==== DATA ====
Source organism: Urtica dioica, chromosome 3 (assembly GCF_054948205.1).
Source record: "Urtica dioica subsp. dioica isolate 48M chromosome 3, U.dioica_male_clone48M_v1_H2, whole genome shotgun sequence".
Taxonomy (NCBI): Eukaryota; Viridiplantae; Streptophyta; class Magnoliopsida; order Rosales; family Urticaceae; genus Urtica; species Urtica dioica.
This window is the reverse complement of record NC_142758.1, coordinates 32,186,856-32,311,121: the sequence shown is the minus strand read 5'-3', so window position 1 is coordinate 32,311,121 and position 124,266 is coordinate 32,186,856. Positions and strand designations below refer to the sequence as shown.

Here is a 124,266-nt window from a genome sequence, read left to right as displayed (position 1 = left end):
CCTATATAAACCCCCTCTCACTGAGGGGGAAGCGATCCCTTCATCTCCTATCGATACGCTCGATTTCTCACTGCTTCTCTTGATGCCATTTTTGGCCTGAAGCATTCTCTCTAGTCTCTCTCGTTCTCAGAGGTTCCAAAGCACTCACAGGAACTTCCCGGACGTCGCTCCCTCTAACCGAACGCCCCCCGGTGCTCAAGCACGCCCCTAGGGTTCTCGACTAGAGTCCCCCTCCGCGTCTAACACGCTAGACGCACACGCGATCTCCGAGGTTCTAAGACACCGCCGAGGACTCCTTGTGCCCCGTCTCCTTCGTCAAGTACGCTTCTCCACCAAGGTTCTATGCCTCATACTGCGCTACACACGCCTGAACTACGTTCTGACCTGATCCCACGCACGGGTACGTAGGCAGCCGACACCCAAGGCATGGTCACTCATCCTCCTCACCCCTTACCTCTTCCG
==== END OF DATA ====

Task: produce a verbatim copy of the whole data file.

Source organism: Urtica dioica, chromosome 3 (assembly GCF_054948205.1).
Source record: "Urtica dioica subsp. dioica isolate 48M chromosome 3, U.dioica_male_clone48M_v1_H2, whole genome shotgun sequence".
Taxonomy (NCBI): Eukaryota; Viridiplantae; Streptophyta; class Magnoliopsida; order Rosales; family Urticaceae; genus Urtica; species Urtica dioica.
This window is the reverse complement of record NC_142758.1, coordinates 32,186,856-32,311,121: the sequence shown is the minus strand read 5'-3', so window position 1 is coordinate 32,311,121 and position 124,266 is coordinate 32,186,856. Positions and strand designations below refer to the sequence as shown.

Here is a 124,266-nt window from a genome sequence, read left to right as displayed (position 1 = left end):
CCTATATAAACCCCCTCTCACTGAGGGGGAAGCGATCCCTTCATCTCCTATCGATACGCTCGATTTCTCACTGCTTCTCTTGATGCCATTTTTGGCCTGAAGCATTCTCTCTAGTCTCTCTCGTTCTCAGAGGTTCCAAAGCACTCACAGGAACTTCCCGGACGTCGCTCCCTCTAACCGAACGCCCCCCGGTGCTCAAGCACGCCCCTAGGGTTCTCGACTAGAGTCCCCCTCCGCGTCTAACACGCTAGACGCACACGCGATCTCCGAGGTTCTAAGACACCGCCGAGGACTCCTTGTGCCCCGTCTCCTTCGTCAAGTACGCTTCTCCACCAAGGTTCTATGCCTCATACTGCGCTACACACGCCTGAACTACGTTCTGACCTGATCCCACGCACGGGTACGTAGGCAGCCGACACCCAAGGCATGGTCACTCATCCTCCTCACCCCTTACCTCTTCCG